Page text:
And no, it's not just because of the tax-free environmentApril 15, 2015 9:29
China’s ICBC wins Saudi branch licence
Saudi Arabia has decided to let Industrial and Commercial Bank of China, the largest Chinese commercial bank, open a branch in the country, a sign of growing economic ties between the world's top oil exporter and second-biggest oil consumer, local media said.
August 8, 2012 4:24 by Reuters
Saudi Arabia has decided to let Industrial and Commercial Bank of China, the largest Chinese commercial bank, open a branch in the country, a sign of growing economic ties between the world’s top oil exporter and second-biggest oil consumer, local media said.
“The cabinet approved the licence to open a branch in the kingdom and authorised the finance minister to decide on any subsequent request to open other branches of the bank,” the Saudi Press Agency quoted Information Minister Abdulaziz al-Khoja as saying on Tuesday.
The report only gave a version of the bank’s name in Arabic but it was identified as ICBC by local media on Wednesday. A public relations company representing the bank in the Gulf said it would be unable to confirm the report until ICBC had been officially contacted by the Saudi Arabian Monetary Authority (SAMA), the central bank.
SAMA lists only 11 foreign banks on its website that are already licenced to operate in the kingdom.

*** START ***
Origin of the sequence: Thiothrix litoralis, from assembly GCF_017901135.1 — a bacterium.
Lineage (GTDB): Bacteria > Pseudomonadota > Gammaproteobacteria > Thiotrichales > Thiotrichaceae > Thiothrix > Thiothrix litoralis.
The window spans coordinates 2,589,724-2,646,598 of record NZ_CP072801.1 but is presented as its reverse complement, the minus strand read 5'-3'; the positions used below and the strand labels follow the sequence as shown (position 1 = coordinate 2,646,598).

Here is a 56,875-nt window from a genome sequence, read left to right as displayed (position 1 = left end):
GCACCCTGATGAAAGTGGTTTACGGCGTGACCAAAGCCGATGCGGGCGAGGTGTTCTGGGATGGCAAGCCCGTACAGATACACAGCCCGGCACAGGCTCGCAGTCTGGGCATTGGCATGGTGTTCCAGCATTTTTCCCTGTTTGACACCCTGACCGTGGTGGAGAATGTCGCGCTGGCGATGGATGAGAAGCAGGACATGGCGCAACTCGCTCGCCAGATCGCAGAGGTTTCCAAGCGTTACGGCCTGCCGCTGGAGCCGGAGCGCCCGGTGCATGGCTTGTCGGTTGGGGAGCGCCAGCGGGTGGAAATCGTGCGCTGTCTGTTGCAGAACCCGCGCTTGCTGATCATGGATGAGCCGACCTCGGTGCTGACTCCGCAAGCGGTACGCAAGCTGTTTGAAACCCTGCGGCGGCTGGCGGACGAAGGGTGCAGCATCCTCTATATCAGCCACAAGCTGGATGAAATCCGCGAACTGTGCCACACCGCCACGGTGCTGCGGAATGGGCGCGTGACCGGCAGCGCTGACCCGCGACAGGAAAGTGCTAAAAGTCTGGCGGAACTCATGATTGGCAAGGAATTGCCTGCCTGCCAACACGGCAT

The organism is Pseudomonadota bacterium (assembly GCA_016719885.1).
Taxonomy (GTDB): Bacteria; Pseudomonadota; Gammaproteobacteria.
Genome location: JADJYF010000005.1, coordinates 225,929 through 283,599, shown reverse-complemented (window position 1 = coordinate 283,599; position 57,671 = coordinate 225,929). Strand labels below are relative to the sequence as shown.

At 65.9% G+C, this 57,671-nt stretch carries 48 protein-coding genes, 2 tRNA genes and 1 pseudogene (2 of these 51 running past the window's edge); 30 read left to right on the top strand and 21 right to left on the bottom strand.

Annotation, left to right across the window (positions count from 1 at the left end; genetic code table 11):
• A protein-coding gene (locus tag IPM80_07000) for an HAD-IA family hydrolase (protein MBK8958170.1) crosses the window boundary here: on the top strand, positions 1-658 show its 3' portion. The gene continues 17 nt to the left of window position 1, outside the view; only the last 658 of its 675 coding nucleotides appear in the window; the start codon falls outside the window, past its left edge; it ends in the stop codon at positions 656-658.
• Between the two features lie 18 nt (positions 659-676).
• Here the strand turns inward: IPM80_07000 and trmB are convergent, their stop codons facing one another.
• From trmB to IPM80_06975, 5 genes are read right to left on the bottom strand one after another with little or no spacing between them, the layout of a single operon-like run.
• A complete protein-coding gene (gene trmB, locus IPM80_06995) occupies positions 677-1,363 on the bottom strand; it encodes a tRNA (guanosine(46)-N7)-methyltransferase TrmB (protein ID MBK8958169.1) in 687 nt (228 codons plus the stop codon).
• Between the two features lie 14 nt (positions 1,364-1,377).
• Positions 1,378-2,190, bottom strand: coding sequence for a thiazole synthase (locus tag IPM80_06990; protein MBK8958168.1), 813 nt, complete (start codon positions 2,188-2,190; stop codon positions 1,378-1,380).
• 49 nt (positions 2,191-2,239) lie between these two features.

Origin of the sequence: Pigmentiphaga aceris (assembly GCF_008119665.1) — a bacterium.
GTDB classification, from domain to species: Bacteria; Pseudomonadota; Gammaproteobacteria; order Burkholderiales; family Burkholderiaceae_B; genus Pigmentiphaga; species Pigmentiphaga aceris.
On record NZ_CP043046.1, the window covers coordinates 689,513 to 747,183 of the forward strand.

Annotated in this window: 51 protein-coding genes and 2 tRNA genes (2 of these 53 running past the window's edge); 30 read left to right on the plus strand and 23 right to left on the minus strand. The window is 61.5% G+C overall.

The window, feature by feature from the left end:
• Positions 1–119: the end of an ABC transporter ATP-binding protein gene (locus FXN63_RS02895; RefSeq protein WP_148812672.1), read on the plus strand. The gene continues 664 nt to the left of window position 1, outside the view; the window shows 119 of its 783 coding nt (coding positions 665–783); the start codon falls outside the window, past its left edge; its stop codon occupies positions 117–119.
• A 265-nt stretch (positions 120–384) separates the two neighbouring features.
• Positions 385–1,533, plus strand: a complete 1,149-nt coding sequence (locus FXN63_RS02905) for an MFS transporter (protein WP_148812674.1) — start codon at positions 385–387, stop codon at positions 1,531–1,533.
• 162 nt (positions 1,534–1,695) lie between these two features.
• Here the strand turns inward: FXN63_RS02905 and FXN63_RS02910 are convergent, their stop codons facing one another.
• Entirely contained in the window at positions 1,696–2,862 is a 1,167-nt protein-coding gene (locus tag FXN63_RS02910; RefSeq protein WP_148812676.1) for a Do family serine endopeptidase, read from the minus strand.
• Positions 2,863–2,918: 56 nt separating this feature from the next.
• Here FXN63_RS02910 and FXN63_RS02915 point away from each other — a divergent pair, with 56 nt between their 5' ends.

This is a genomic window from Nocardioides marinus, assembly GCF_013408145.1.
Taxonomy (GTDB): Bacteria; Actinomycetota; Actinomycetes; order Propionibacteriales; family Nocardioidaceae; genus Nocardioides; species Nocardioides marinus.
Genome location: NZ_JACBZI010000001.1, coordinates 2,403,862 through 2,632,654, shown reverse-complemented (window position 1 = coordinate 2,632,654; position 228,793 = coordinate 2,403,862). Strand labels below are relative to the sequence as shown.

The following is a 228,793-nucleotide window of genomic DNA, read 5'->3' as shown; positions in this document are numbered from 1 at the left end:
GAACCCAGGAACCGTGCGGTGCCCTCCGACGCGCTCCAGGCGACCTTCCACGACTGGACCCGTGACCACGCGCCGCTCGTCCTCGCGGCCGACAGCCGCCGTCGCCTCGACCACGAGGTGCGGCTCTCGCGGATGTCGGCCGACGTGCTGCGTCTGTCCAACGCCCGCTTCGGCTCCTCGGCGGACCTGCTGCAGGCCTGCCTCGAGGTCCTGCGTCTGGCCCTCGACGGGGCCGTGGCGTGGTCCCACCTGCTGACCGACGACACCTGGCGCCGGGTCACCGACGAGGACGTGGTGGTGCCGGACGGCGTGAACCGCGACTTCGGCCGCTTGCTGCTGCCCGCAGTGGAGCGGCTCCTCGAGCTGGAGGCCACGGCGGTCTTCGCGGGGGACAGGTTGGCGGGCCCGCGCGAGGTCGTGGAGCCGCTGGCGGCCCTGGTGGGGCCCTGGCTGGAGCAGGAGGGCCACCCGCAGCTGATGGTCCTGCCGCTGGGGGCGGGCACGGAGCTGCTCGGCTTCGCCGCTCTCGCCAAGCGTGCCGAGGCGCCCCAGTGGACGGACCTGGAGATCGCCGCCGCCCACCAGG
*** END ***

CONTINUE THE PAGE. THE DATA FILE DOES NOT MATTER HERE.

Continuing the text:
State-owned ICBC is the world’s largest bank by stock market capitalisation. It has branches in Abu Dhabi and Qatar, as well as a subsidiary in Dubai. It has also been seeking a licence to operate in Kuwait; the country’s state news agency KUNA reported earlier this year that its central bank had given “initial approval” for ICBC to set up a branch there.
ICBC’s Middle East operations made a 2011 pre-tax profit of $32 million, more than double the $15 million it recorded in the previous year, the bank said in March. Total assets jumped 146 percent to $3.06 billion.
The bank has moved to benefit from China’s increased trade with Middle East countries and a growing appetite for renminbi-denominated business. In addition to Chinese imports of Saudi oil, the countries have set up a string of joint ventures in refining and petrochemicals.
Saudi Arabian Oil Co (Saudi Aramco) and China Petrochemical Corp (Sinopec) have a refining joint venture in the Chinese province of Fujian and plans for another in western Saudi Arabia. Saudi Basic Industries Corp has a world-scale ethylene plant with Sinopec in China’s Tianjin, which the companies this year agreed to expand to produce polycarbonates.
Chinese building firms have meanwhile made headway in winning large engineering, procurement and construction contracts from Saudi Arabia in a market once dominated by Western, Japanese and South Korean companies. China’s Sepco III Electric Power Construction Corp was awarded multi-billion dollar contracts to build two power plants in 2009 and 2010.
In January, Chinese Premier Wen Jiabao visited Riyadh for talks with King Abdullah and the late Crown Prince Nayef, with trade high on the agenda.